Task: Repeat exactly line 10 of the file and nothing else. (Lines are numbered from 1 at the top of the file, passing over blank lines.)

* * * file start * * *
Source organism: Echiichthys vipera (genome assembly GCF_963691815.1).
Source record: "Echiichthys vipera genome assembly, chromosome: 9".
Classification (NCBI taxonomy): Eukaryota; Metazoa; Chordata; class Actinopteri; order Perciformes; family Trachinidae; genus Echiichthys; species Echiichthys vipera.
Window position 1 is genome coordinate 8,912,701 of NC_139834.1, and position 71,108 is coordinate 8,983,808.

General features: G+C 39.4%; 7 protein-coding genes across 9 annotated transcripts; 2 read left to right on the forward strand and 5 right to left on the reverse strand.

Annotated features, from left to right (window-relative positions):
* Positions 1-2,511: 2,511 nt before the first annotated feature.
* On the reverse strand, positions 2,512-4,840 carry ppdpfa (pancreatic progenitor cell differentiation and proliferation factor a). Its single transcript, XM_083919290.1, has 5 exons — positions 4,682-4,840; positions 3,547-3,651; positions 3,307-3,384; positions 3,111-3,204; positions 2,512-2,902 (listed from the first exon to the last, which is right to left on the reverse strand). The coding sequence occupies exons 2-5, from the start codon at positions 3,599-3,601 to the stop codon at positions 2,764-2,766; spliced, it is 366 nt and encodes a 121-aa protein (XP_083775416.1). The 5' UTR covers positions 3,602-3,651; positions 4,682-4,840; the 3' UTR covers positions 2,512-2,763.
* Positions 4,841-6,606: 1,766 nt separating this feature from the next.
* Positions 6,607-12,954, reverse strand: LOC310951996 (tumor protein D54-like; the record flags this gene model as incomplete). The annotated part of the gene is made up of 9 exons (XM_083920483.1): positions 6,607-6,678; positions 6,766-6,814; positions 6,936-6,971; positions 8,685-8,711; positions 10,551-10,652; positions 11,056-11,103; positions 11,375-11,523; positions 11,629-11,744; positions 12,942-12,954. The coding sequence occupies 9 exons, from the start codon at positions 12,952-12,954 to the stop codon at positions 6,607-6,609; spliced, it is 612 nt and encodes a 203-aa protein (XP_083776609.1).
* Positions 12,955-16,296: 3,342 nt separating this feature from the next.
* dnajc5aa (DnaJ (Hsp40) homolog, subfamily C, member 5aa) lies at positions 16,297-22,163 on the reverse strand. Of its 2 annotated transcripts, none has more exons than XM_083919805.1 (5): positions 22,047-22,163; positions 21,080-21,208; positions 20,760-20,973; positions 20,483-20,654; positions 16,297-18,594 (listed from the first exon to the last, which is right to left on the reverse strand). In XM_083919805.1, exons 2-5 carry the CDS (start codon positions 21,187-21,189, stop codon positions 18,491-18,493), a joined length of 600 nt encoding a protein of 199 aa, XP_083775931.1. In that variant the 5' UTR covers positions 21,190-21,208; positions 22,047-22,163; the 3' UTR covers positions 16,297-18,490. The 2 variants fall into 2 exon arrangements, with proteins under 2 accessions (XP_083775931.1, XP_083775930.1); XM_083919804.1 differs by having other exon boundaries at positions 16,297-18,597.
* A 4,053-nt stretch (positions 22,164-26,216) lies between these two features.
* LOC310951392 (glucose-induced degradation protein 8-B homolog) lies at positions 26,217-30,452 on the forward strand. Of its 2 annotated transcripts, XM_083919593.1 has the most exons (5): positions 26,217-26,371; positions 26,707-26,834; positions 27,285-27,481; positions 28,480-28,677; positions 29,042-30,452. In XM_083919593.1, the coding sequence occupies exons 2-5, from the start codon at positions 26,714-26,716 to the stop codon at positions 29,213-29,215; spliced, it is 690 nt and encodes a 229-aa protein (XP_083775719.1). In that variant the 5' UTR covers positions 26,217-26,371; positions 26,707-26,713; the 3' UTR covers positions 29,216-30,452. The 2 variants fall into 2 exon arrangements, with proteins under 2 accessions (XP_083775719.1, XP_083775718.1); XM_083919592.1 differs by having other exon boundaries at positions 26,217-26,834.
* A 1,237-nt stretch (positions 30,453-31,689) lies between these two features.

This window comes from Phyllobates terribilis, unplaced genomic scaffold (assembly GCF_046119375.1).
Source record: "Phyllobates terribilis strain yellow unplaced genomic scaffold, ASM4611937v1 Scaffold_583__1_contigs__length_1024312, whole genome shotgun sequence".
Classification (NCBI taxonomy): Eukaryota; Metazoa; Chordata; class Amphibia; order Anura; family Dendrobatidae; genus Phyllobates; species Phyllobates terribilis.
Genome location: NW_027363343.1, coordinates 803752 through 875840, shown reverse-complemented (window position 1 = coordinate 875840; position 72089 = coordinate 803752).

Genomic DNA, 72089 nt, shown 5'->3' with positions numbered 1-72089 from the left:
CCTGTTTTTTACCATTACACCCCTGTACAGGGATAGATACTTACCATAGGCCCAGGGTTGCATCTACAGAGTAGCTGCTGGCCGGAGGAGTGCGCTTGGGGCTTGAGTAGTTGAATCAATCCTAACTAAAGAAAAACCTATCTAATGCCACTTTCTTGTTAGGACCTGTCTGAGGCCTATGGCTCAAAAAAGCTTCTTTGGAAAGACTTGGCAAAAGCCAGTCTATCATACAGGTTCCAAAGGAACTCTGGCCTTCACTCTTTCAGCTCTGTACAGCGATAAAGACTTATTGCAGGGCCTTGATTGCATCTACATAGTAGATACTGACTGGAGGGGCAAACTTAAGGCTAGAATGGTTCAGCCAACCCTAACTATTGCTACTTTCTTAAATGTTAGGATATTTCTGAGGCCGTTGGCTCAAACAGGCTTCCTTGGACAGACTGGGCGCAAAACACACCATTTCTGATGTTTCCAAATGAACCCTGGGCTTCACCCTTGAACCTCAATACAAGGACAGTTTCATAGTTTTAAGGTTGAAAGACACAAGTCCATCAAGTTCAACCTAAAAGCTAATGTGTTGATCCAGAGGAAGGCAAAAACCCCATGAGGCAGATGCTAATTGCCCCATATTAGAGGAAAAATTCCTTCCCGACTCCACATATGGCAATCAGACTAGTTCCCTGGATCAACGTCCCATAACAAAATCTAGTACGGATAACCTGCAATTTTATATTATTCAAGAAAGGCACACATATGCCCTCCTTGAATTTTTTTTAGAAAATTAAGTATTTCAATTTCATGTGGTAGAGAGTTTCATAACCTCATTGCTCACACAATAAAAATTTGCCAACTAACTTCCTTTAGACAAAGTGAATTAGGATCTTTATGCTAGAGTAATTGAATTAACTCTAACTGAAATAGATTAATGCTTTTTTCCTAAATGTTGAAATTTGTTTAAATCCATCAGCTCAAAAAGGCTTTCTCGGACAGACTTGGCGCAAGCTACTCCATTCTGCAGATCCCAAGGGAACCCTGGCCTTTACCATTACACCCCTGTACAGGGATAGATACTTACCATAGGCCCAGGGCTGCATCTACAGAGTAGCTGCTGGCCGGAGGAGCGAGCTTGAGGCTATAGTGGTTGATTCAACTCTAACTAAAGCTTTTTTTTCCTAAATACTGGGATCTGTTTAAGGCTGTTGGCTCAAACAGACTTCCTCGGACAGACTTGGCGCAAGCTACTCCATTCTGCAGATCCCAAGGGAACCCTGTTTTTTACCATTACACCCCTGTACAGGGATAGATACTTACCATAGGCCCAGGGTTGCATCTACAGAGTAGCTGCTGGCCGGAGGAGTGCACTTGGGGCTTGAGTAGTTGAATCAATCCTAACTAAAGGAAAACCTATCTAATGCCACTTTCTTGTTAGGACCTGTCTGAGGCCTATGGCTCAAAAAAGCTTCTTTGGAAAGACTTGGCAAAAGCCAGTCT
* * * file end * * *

* Positions 6,607-12,954, reverse strand: LOC310951996 (tumor protein D54-like; the record flags this gene model as incomplete). The annotated part of the gene is made up of 9 exons (XM_083920483.1): positions 6,607-6,678; positions 6,766-6,814; positions 6,936-6,971; positions 8,685-8,711; positions 10,551-10,652; positions 11,056-11,103; positions 11,375-11,523; positions 11,629-11,744; positions 12,942-12,954. The coding sequence occupies 9 exons, from the start codon at positions 12,952-12,954 to the stop codon at positions 6,607-6,609; spliced, it is 612 nt and encodes a 203-aa protein (XP_083776609.1).